Plaster had been used once before in 1856 to capture an imprint in the ash, but it was the imprint of a long-gone architectural feature, not of a human being. That was Fiorelli’s brilliant innovation. He remained director of works until 1875. Under his leadership, plaster casts were made of people, animals — most famously the dog on its back with four legs in the air found in the House of Orpheus — furniture, doors, window frames, even the holes in the ground left by roots. The plaster casts of roots allowed archaeologists to identify plants with enough precision to recreate the landscaped pleasure gardens of the wealthy a well as the more practical vegetable gardens that fed the people of Roman-era Pompeii.

It was the expressive pathos of the human figures, their final moments frozen in time by the volcano that killed them, that has made a profound impression in all who have seen them since 1863. Luigi Settembrini, professor of Italian literature at the University of Naples, visited the site just a few days after the first castings were made. That night, February 13th, 1863, unable to sleep, he wrote a letter to Fiorelli.

It’s impossible to see those three cast figures and not feel moved. […] They’ve been dead for 18 centuries, but they are human creatures seen in their agony. This is not art, not imitation, but their bones, the reliquaries of their flesh and clothes mixed with plaster: it’s the pain of death that reacquired body and shape. […] Up until now there have been discovered temples, houses and other objects to interest the curiosity of cultured people, artists and archaeologists, but now you, oh my Fiorelli, have discovered human pain, and whoever is human feels it.

The filling of the cavities with plaster has continued ever since. In 1984 they tried a different medium, resin instead of plaster. Inspired by the lost wax method of bronze casting, archaeologists injected wax into the cavity left by the body of a young woman found in the Villa of Lucius Crassius Tertius in Oplontis. Once the wax was hardened, it was coated in plaster. The wax was then melted and the empty plaster cast filled with liquid epoxy resin. The result was a transparent cast through which you could see the Maiden of Oplontis’ bones and her jewelry in situ. Although its transparency and durability are marked advantages, resin casting is complicated, time consuming and expensive. Today Pompeii’s archaeologists are still using plaster. It’s a tricky process. Only a small percentage of the remains found can be cast — there are only around 100 plaster casts (including animals) out more than 1,100 bodies found — due to the condition of the ash shell, and the bones are very brittle. The plaster has to be thick enough to support the bones suspended in it but thin enough to flow freely into nooks and crannies so it can capture all possible detail.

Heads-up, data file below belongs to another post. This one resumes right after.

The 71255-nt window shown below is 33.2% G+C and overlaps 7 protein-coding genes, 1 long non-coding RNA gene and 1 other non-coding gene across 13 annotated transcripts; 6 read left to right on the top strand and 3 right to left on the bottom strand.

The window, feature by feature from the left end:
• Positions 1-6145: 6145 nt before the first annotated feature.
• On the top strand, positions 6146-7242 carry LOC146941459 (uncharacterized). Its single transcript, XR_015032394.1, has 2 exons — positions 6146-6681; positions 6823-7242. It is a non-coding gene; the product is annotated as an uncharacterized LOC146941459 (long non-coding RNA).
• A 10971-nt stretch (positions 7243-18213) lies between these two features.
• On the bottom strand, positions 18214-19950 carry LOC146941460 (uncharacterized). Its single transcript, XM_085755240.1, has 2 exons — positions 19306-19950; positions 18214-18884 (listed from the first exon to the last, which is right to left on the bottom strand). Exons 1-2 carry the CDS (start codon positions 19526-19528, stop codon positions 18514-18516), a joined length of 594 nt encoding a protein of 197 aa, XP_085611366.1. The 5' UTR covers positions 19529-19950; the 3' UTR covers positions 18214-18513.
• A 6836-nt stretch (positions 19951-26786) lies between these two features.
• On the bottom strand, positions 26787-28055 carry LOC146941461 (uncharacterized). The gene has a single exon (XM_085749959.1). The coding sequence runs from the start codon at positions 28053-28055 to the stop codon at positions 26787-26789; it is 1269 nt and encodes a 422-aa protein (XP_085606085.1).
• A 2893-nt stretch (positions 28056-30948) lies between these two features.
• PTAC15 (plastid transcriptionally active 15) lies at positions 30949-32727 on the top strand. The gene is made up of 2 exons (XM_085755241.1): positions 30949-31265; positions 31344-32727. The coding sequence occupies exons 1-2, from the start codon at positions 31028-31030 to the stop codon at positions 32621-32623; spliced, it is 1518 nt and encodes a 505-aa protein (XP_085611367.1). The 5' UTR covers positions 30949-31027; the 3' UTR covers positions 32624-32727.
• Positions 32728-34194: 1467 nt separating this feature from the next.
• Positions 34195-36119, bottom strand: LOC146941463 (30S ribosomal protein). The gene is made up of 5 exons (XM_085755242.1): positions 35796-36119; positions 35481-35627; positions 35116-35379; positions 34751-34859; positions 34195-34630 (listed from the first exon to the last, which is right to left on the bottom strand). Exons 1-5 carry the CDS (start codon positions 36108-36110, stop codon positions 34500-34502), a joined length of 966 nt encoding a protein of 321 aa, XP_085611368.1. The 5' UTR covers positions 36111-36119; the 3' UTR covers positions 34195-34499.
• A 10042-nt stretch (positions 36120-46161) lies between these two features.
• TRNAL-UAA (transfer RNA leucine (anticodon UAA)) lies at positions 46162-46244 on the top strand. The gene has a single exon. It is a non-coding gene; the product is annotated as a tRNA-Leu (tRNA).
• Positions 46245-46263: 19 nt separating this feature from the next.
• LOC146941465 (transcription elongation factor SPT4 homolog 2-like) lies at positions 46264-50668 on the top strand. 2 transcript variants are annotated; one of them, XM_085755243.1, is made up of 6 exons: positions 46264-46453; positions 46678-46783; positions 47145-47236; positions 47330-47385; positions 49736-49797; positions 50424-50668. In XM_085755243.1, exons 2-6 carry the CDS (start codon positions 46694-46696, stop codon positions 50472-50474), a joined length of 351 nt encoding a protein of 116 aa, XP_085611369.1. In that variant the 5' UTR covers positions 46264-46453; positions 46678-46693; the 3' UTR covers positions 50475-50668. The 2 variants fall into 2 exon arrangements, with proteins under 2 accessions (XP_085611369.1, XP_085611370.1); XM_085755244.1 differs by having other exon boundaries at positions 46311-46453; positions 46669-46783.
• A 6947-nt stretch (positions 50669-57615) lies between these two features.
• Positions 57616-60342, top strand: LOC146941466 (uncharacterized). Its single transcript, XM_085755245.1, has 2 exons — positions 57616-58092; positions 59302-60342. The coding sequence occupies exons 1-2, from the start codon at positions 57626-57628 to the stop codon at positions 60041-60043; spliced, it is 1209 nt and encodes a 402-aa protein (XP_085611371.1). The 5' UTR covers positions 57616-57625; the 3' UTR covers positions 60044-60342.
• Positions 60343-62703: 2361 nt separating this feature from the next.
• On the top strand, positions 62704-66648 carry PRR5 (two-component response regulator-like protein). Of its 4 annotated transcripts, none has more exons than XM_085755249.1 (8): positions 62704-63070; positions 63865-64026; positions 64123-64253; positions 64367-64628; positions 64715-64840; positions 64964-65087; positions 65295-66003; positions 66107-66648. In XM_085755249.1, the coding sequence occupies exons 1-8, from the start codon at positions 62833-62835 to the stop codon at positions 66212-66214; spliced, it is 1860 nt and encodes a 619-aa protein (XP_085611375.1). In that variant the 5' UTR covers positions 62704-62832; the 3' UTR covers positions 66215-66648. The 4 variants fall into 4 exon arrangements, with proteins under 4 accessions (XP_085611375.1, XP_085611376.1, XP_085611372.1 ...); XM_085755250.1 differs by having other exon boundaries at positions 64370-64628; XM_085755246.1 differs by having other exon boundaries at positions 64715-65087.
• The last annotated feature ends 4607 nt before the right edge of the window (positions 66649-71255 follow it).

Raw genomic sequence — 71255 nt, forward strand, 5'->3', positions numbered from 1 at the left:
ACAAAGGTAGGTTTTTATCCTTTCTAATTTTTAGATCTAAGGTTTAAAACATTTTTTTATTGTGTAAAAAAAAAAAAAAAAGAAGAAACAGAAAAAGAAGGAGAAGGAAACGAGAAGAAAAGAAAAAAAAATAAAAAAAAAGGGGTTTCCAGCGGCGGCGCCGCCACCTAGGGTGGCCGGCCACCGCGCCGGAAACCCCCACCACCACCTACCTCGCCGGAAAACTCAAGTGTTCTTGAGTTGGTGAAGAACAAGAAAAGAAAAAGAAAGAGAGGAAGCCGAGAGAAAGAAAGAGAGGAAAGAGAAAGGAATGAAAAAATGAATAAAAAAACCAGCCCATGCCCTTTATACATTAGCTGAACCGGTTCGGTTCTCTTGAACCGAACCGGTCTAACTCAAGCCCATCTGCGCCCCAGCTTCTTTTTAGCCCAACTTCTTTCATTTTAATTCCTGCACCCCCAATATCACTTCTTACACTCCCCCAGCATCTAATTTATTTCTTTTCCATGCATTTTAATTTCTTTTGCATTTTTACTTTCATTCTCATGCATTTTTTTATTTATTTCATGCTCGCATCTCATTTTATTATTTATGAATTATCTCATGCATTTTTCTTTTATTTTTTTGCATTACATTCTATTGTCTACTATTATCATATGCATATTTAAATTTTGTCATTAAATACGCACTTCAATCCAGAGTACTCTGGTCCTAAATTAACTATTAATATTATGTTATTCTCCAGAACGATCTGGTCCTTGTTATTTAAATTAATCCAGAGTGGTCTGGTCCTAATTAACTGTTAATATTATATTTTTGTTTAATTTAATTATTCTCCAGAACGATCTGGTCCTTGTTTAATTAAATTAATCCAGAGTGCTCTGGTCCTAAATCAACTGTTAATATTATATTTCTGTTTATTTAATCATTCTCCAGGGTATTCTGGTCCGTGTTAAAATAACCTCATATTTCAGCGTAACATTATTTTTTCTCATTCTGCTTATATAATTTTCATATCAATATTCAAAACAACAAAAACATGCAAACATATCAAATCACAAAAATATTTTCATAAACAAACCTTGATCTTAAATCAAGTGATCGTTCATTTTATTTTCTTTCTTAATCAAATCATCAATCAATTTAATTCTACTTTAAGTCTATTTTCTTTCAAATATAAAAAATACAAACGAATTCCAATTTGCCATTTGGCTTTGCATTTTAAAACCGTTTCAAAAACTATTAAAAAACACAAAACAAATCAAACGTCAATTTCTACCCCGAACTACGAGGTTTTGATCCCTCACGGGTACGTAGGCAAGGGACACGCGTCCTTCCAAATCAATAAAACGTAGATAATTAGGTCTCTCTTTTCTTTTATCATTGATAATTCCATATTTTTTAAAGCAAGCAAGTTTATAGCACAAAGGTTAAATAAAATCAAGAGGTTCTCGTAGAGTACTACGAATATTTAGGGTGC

Because the casts are human remains, archaeologists have been reluctant to restore them. The very old plaster has begun to degrade, however, exposing the bones inside. Now, as part of the Great Pompeii Project, a program of restoration and stabilization of many endangered areas of the ancient archaeological site, all 86 plaster casts of human remains are being restored. The plaster is being rehydrated where possible and repaired where it has crumbled away. The casts have been X-rayed and laser scanned so archaeologists knew exactly where everything inside was before they began to work on the plaster. With the precise data mapping of the laser scan, restorers have also been able to create precise replicas of the cast with 3D printing. That will be very helpful going forward for traveling exhibitions and the like.